Hurricane Ian is blasting Florida at this very moment, creating power outages, storm surges, and general havoc across the state. But on Wednesday, a crew from the Air Force’s 53rd Weather Reconnaissance Squadron departed from Keesler Air Force Base in Mississippi to fly directly into the storm. Why? To collect data to help track the storm’s path and intensity.
The flight’s commander, Maj. Kendall Dunn, describes just how intense the flight was: “We flew into it, 10,000 feet and the first couple passes into the storm, standard stuff for us Hurricane Hunters, seeing 100 mile an hour winds or so,” Dunn said Wednesday in an appearance on “Your World with Neil Cavuto“:
53rd Weather Reconnaissance Squadron Pilot in the 403rd Wing Air Force Reserve Unit Major Kendall Dunn joins Neil to discuss flying through Hurricane Ian pic.twitter.com/a3MzW1mm4E
— Neil Cavuto (@TeamCavuto) September 29, 2022
But the third and fourth pass, they were life changers. Honestly… we were doing what we need to do just to keep the airplane airborne, keep it right side up. It was pretty intense. The eyewall was something I’ve never seen. The amount of mesocyclones and tornadoes inside the wall. It was an absolute mess.
It’s the strongest storm I’ve ever been in.
See for yourself what they experienced. If you’re scared of flying, though, maybe skip it:
1. We fly these missions to collect critical data on the storm.
2. Aircraft is a WP-3D made for NOAA in the 1970s.
3. Everyone is strapped in, and we tie down/stow everything best we can.
4. Yes my Adidas sneaker flies up beside me.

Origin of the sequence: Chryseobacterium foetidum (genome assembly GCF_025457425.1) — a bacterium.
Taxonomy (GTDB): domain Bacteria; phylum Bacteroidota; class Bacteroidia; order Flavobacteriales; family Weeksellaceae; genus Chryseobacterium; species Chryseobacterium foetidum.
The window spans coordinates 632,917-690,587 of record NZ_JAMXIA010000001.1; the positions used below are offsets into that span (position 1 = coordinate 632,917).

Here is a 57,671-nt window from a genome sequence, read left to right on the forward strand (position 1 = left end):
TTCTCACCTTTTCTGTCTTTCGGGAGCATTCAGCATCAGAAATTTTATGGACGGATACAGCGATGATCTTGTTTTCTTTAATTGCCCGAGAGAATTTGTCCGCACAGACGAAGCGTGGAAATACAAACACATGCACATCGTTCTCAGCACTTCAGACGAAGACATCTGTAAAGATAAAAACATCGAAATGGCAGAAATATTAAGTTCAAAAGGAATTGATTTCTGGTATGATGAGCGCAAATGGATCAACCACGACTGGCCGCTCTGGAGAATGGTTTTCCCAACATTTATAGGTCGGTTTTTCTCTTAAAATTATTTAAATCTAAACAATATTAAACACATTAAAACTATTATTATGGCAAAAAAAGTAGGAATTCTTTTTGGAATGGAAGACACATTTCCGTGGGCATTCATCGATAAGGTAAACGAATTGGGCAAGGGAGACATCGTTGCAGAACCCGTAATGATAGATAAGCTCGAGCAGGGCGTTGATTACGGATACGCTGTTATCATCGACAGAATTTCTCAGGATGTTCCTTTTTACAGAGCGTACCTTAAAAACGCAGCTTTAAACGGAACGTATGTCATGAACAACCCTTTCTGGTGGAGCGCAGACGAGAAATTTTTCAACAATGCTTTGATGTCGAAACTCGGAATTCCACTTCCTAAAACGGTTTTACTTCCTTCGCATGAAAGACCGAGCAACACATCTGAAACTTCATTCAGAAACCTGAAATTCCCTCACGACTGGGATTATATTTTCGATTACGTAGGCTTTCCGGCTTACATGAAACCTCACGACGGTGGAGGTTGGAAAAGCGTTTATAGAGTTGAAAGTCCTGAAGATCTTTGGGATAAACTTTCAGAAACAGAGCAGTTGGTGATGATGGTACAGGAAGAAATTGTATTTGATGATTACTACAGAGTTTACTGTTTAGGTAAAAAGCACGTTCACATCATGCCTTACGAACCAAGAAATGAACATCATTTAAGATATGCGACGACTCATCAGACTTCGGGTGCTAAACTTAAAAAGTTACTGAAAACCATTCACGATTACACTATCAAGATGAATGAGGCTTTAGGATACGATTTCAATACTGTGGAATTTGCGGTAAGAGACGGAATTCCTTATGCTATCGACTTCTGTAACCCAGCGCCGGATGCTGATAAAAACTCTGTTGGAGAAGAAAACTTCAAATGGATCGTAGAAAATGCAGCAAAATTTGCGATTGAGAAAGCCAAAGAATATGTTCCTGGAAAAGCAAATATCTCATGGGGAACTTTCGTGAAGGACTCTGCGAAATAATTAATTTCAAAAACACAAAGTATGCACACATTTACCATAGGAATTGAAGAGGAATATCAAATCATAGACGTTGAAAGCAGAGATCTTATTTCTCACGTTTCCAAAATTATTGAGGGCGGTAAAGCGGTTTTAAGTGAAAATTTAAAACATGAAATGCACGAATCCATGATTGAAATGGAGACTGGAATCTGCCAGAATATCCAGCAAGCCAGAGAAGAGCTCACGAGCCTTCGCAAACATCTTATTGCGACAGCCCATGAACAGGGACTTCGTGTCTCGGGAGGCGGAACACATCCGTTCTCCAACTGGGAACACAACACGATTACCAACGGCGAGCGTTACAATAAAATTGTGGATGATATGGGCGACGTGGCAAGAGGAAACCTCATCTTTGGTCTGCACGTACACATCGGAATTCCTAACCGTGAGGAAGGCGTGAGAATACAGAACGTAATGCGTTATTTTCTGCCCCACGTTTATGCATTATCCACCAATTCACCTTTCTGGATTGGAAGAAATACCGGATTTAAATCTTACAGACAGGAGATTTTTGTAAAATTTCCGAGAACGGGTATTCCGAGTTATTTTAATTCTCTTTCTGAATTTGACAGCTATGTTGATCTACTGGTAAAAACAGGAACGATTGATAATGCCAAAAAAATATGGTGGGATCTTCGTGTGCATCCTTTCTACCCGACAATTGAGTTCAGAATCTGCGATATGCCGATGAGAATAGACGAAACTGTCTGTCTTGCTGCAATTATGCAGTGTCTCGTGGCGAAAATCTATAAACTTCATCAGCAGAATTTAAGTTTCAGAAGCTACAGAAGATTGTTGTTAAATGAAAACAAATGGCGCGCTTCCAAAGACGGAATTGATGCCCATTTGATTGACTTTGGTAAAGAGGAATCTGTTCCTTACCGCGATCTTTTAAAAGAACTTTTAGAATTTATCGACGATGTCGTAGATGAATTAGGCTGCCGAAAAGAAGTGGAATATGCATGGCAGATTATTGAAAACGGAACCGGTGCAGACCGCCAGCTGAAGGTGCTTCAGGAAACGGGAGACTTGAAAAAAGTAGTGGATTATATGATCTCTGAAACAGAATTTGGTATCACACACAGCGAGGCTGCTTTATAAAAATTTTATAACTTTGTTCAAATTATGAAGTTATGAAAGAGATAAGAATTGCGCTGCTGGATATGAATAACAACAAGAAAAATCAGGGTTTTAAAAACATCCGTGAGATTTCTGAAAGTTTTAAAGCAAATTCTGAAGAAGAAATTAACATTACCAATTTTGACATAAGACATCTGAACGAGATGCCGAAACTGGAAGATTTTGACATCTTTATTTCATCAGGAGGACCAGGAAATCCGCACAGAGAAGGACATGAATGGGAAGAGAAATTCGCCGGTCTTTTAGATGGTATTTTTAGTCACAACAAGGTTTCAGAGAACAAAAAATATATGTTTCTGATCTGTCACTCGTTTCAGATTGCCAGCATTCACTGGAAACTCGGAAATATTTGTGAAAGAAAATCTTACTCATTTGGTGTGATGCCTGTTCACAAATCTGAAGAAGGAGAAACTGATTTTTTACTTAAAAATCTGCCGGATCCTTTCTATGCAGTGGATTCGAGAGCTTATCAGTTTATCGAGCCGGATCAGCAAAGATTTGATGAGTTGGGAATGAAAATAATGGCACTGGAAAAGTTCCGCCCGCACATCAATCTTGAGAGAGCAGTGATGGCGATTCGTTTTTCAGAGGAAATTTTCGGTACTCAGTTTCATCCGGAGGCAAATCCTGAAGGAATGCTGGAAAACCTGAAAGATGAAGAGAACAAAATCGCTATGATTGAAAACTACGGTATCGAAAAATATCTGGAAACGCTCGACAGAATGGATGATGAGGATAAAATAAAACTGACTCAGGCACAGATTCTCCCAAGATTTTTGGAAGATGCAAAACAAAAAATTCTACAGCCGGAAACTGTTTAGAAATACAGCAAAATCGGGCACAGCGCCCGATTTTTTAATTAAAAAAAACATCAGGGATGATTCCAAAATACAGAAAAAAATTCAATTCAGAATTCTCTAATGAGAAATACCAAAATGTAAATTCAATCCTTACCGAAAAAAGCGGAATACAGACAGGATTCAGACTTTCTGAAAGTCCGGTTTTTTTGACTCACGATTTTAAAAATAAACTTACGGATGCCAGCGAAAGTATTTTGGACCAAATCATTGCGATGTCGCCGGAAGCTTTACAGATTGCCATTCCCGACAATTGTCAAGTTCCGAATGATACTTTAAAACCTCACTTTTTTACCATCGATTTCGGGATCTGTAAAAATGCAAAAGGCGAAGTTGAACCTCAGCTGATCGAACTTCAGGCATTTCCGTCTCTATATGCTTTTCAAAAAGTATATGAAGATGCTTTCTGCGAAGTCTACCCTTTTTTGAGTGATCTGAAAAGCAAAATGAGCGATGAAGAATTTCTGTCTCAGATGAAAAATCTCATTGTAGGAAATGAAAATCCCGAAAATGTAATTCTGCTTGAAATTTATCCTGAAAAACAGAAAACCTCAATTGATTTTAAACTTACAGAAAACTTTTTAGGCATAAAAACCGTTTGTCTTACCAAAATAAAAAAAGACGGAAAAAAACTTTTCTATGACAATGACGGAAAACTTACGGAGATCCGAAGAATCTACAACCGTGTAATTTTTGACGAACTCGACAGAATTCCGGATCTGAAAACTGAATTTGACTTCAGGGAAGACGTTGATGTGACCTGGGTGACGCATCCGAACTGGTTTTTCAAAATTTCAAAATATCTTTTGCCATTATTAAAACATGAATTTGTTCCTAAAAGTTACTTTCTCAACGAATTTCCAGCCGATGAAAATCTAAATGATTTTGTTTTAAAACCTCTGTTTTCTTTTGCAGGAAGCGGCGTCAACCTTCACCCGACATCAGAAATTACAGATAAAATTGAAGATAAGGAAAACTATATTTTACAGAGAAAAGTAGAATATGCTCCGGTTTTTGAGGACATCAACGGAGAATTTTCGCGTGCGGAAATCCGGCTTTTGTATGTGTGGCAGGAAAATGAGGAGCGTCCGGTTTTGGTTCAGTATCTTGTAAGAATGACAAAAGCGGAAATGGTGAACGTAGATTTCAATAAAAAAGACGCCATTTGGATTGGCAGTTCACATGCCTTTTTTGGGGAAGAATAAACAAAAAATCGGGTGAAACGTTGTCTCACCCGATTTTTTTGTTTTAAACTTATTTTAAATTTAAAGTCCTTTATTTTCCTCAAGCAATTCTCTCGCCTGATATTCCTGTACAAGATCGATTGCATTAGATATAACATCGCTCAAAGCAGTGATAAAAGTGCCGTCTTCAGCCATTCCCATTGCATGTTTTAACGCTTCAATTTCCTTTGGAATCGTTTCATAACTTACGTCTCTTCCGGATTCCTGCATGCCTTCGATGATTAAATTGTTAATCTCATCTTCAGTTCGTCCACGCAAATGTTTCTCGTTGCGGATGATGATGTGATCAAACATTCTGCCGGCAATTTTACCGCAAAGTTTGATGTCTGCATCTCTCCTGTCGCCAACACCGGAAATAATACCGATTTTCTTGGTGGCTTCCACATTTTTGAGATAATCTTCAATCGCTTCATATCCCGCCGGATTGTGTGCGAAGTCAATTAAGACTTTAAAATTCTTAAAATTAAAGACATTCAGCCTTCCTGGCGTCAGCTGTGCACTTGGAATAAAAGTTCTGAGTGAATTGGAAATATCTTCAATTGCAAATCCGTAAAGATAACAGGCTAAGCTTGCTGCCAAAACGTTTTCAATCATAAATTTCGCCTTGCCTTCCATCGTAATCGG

5. Sorry I can’t answer every question. https://t.co/4rdj5NTpHm
— Tropical Nick Underwood (@TheAstroNick) September 29, 2022
Hurricane Hunters is a division of the National Oceanic and Atmospheric Administration and the Air Force Reserve; their job is to fly into storms so that we can learn more about how they function. Dunn continued:
Our radar was showing massive turbulence. The lightning, the hail. The hail itself was unbelievable. To me, it sounded like rocks being poured out of a dump truck. We had paint peeling off the aircraft when we got back. It was intense.
Aftermath of the galley. pic.twitter.com/YsomJw2J5f
— Tropical Nick Underwood (@TheAstroNick) September 28, 2022
As of this writing, Ian has been downgraded to a Category 2 after making landfall on the southwest coast of Florida Wednesday afternoon. However, the storm is expected to continue raging on for the next few days as it moves Northward.
RedState’s Nick Arama reported on the wild videos coming out of Florida in the last 24 hours, and they are intense. We’ve also reported on the ridiculous attempts by the Left to politicize the hurricane; here’s just one story from Sister Toldjah, but to see all our coverage, click here.
This storm has not finished unleashing its devastation; we will continue to update the situation as it develops. But for now, just take a moment to think about how brave—and slightly crazy—these storm-chasers are.